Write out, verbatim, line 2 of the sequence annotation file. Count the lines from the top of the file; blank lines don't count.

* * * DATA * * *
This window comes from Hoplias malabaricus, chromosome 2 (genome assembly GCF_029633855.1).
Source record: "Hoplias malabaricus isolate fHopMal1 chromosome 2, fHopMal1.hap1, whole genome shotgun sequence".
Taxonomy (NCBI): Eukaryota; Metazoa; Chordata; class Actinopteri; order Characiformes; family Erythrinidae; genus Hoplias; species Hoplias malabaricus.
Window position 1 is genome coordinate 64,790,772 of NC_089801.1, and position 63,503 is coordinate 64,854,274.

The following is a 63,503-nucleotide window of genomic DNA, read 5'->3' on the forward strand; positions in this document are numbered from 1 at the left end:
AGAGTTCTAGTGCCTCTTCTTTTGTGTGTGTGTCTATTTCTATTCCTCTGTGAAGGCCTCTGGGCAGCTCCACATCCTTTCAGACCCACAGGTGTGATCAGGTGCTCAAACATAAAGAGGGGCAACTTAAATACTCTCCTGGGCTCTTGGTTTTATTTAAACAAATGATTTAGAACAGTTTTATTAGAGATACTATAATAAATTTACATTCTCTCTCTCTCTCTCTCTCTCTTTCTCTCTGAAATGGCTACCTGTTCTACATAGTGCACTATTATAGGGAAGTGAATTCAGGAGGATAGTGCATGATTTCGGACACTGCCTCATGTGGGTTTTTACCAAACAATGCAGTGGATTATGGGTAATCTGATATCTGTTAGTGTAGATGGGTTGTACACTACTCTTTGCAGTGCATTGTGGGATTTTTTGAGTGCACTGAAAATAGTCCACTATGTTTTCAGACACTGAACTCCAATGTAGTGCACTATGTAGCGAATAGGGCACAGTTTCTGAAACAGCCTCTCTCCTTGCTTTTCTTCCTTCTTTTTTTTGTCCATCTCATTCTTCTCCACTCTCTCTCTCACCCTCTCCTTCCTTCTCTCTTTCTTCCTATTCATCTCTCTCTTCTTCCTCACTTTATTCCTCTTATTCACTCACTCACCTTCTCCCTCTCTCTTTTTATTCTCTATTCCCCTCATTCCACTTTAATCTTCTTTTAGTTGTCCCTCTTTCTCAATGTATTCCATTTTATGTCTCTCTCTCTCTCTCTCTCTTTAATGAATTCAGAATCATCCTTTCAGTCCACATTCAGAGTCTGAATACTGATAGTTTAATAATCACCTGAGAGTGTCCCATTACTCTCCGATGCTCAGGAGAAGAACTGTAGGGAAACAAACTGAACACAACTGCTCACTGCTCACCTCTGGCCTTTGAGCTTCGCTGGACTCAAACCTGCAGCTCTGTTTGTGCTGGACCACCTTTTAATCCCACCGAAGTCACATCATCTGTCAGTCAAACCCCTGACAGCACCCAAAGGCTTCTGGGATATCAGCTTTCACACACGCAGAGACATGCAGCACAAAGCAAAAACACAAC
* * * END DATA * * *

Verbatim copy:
Source record: "Hoplias malabaricus isolate fHopMal1 chromosome 2, fHopMal1.hap1, whole genome shotgun sequence".